"I pretty much have everything I want," said Peterson, who got an $18.4 million deal as the fifth overall pick in 2011. "When you have everything, it's hard to go out and pick out something new. I'm not new to the money thing."

That's the ironic thing about his massive headline-making contract: It wasn't about the money itself. It was about respect. Peterson is driven to be the best cornerback in football. Contract numbers are a way for professional athletes to keep score, and it was important for Peterson to be No. 1. He's also well aware it raises his profile and increases the pressure on him. Peterson gave up 688 yards and seven touchdowns in coverage last year according to Pro Football Focus (way more than his Twitter nemesis Richard Sherman, which Sherman happily points out), and he needs to tighten that up.

"Now that I am the highest-paid cornerback, I pretty much have to play like the highest-paid cornerback each and every down," Peterson said. "Now I have that bull's-eye on my back. Every little thing I do wrong, I'll get criticized about it."

But he has prepared for this moment in the intense spotlight, in many ways other than just visualizing it.

What makes Peterson a great player? Well, first you need to start with the obvious. He's 6-feet, 219 pounds and runs a 4.34-second 40-yard dash.

"God gave him some stuff he didn't give the rest of us," Cardinals coach Bruce Arians said. 

Arians also added Peterson's hands to the long list of his physical skills. Peterson did moonlight as a receiver last year, although he'll be just a cornerback this season. When a cornerback has Peterson's size, speed and hands, he isn't afraid of taking a chance for a big play, Arians said.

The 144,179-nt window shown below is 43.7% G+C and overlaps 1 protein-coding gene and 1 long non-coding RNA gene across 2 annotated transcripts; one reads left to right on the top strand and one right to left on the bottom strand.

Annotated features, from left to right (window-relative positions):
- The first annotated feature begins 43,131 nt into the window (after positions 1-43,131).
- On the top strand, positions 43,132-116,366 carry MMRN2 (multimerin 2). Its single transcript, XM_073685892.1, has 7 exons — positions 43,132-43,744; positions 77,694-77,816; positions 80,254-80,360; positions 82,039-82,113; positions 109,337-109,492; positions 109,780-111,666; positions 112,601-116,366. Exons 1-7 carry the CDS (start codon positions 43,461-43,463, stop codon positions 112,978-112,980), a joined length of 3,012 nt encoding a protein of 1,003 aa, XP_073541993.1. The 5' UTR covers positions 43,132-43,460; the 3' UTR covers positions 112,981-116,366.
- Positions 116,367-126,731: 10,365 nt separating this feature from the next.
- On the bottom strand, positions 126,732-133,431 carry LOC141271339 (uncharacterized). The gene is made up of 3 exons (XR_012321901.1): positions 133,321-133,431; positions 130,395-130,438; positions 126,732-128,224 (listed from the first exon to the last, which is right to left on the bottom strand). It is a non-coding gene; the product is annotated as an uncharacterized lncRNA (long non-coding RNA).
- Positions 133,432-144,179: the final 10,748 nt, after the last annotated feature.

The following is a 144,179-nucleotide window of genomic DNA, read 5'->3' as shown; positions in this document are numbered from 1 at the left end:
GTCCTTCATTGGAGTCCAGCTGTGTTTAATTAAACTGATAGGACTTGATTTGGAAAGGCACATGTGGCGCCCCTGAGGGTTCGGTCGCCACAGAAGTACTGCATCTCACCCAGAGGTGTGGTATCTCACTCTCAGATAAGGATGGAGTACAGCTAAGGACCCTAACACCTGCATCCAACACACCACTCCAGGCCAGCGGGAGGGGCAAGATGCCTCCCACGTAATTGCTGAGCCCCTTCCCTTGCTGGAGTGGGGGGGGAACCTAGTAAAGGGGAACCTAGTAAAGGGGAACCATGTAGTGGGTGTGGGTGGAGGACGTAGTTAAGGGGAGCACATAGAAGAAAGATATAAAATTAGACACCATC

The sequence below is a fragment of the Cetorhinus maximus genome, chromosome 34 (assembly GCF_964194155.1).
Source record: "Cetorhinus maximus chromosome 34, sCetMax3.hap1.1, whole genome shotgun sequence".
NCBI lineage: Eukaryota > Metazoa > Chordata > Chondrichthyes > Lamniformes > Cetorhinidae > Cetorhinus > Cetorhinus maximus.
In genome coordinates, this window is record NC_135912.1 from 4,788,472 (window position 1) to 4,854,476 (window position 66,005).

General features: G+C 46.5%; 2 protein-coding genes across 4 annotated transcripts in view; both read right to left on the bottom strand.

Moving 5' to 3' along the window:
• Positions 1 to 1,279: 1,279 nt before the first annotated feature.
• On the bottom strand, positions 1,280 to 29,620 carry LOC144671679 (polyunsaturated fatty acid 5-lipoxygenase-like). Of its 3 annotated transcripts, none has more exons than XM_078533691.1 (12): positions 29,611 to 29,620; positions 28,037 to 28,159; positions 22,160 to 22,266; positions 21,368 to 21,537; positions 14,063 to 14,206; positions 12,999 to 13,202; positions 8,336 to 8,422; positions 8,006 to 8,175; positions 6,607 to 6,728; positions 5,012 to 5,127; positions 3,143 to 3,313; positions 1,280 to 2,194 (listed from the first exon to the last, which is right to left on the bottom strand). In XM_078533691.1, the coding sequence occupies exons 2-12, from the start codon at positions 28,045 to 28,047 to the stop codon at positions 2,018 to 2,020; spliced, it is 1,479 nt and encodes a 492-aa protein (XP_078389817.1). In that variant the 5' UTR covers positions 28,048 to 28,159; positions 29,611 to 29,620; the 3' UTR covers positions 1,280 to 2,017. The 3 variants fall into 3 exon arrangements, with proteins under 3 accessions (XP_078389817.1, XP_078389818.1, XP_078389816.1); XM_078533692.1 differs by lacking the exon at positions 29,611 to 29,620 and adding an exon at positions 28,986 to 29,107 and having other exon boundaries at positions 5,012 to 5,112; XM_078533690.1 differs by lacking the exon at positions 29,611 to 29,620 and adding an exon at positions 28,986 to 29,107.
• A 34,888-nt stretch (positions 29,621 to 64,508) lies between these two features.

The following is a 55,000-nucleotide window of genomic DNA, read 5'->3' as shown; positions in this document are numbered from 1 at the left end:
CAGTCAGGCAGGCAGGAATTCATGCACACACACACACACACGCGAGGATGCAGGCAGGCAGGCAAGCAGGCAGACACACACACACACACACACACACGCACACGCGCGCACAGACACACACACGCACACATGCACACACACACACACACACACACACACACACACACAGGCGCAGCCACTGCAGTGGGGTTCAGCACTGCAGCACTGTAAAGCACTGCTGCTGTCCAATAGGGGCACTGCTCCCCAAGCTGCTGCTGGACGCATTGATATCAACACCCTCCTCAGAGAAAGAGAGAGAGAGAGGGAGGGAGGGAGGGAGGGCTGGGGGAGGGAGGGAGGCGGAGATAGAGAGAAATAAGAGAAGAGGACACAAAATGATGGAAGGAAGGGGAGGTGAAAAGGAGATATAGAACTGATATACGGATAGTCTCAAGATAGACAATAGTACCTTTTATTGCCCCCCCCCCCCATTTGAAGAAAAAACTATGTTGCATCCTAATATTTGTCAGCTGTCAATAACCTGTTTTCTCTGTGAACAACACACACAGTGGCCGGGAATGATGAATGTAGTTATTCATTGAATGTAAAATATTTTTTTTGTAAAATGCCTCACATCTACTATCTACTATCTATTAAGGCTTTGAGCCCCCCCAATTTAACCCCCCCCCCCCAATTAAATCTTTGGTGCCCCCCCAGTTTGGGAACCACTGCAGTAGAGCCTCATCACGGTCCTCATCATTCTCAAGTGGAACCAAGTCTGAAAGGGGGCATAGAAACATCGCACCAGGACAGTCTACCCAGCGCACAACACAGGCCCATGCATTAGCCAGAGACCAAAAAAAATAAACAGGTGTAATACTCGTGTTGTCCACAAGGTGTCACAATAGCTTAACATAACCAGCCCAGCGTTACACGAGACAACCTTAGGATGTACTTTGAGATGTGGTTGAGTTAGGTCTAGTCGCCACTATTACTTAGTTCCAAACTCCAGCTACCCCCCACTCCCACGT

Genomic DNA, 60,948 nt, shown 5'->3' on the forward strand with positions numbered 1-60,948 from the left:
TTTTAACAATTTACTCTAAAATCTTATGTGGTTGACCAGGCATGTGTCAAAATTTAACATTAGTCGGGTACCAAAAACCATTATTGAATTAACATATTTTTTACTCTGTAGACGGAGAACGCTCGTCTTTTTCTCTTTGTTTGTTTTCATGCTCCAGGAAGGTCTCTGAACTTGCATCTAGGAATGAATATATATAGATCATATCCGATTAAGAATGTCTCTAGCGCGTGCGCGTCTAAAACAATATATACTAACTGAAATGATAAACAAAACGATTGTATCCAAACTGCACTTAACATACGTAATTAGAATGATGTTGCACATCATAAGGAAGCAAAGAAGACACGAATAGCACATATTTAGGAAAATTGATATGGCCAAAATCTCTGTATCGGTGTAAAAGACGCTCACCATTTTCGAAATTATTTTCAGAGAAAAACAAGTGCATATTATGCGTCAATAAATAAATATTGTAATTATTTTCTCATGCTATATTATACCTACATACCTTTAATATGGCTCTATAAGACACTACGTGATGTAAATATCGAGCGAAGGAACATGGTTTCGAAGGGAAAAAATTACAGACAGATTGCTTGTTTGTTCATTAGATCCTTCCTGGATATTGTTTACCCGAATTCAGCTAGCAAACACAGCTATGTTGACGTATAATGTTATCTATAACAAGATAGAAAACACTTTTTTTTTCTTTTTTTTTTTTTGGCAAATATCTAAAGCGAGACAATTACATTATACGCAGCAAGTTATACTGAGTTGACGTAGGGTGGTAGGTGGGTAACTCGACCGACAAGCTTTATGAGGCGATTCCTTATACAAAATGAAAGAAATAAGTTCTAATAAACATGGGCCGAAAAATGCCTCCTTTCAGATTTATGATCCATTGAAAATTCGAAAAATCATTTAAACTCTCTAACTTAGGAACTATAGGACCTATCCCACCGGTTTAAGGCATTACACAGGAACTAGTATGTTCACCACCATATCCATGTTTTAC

But you don't get to Peterson's level on athletic ability alone.

"He's also a very, very bright player," Arians continued. "He studies a ton of tape. He reads route combinations extremely well. He's extremely coachable. He's really a dream player to come with that skill set and that mindset."

Peterson started learning how to watch film in high school, because his coach was getting his players ready in case they played in college or beyond. Listening to Peterson speak about football, he obviously takes the game very seriously. He describes his technique, how he stays square and patient, not opening up at the line to give the receiver a way to beat him. When asked why his job his so tough, as a cornerback who moves around the entire field to match up with the opponent's best receiver, he doesn't give a standard answer of facing the best receivers in the game every week, often with little safety support.